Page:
Two Perspectives on Platform 2015, part II
June 3, 2015
Danspace Project invited several artists and practitioners from our community to participate as Respondents in a series of written reflections on Platform 2015: Dancers, Buildings and People in the Streets. This series shares a wide range of perspectives on the Platform’s events. Below, Platform curator Claudia La Rocco shares a look back at February and March. For more background on the Platform, read La Rocco’s curatorial statement here. Below, Yvonne Rainer and Emmanuel Iduma share thoughts on the second of Platform 2015′s “Dance Dialogues.” Share your comments on our Facebook page!
Danspace Platform, March 6, 2015 by Yvonne Rainer
The collaboration between Sterling Hyltin, Jodi Melnick, Sara Mearns, and Rashaun Mitchell proved to be an intriguing variety show, consisting of a series of overlapping solos, duets, trios, and quartets. Well before the official beginning, while audience members were still trickling in, different pairings of dancers alternately rushed into the performance area to “swoon” to the floor, where they lay for a few minutes before walking off.
Another arresting element in the space was the asymmetrical positioning of seats that would enable the dancers to work behind and around the spectators as well as in front.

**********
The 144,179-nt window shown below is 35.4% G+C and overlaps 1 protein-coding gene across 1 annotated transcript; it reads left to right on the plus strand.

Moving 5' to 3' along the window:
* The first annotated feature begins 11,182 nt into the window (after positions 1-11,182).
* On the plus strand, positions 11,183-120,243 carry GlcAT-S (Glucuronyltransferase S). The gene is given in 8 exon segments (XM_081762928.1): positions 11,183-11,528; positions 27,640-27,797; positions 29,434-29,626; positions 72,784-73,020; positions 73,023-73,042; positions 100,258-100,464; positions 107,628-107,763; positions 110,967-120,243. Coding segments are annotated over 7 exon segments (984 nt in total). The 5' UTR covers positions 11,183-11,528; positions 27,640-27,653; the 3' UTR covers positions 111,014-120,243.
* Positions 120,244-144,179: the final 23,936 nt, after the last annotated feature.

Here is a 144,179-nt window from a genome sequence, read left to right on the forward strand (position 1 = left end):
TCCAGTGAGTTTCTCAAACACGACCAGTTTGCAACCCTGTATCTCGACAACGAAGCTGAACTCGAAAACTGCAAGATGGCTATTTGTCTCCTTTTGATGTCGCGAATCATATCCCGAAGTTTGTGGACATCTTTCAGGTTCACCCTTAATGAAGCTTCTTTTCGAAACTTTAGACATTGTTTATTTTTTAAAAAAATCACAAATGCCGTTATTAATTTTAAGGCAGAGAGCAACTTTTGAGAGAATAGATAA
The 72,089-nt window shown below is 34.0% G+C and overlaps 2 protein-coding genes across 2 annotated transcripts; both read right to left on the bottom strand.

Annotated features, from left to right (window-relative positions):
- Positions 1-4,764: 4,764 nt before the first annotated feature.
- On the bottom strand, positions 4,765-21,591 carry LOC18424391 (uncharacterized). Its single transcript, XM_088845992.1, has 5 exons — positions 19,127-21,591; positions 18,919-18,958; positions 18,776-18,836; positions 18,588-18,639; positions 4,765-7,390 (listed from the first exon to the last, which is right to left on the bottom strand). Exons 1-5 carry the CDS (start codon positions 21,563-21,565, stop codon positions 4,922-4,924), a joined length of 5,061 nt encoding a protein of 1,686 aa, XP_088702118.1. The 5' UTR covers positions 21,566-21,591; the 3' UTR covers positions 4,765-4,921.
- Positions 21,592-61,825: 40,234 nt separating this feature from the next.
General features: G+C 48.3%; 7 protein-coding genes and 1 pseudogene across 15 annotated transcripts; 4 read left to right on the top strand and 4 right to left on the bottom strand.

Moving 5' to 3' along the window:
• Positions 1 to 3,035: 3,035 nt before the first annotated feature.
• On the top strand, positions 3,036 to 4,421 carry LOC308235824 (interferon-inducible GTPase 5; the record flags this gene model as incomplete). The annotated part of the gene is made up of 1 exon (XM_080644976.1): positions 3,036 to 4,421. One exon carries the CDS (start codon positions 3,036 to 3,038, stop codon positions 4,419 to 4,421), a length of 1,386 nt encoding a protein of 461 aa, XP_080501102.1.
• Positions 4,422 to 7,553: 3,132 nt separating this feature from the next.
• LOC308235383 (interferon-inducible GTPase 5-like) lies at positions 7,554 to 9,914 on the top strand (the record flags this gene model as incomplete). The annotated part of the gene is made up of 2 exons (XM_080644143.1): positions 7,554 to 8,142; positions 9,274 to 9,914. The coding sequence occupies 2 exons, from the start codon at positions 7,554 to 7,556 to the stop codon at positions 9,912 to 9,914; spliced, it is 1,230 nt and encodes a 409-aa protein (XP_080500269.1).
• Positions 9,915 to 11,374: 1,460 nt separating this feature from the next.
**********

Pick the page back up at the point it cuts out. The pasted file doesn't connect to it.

As the program progressed, it became interesting to me to compare the small differences in affect between the ballet dancers and the postmodernists, even as they executed similar moves — Hyltin and Mearns in ballet slippers, Mitchell and Melnick barefoot. The distinguishing term appeared to be “expressivity.”
The two postmodernists maintained the impassive facial expressions of the Cunningham-trained dancer, while the ballerinas were prone to a wide range of affects, from classic finger positions to the dramatic yearnings, aches, and aspirations of romantic ballet, manifest not only in the face — Hyltin’s silent impassioned appeal to an audience member, for instance, morphing into an expression of tragic despair familiar in 18th and early 19th century paintings — but in the slow motion expansions of arms and upper torsos, especially apparent in the almost too exquisite back archings of Mearns. Thus, on the one hand, Melnick’s or Mitchell’s landings on the floor could be described simply as that, whereas I read the ballerinas’ landings as “collapse”, “swoon,” or “romantic death”, the latter indicated in the program but more fully enacted by the ballet dancers. (I admit to the possibility of an overly subjective projection in this regard on my part.) Another instance of difference was revealed in a duet by Melnick and Hyltin that entailed an unusual moment of unison in which they executed some shuffling ronde de jambe steps with arms held high. In other respects I must commend the postmodernists for having been able to hold their own in the many classical references to Balanchine no less than to their own Cunningham heritage.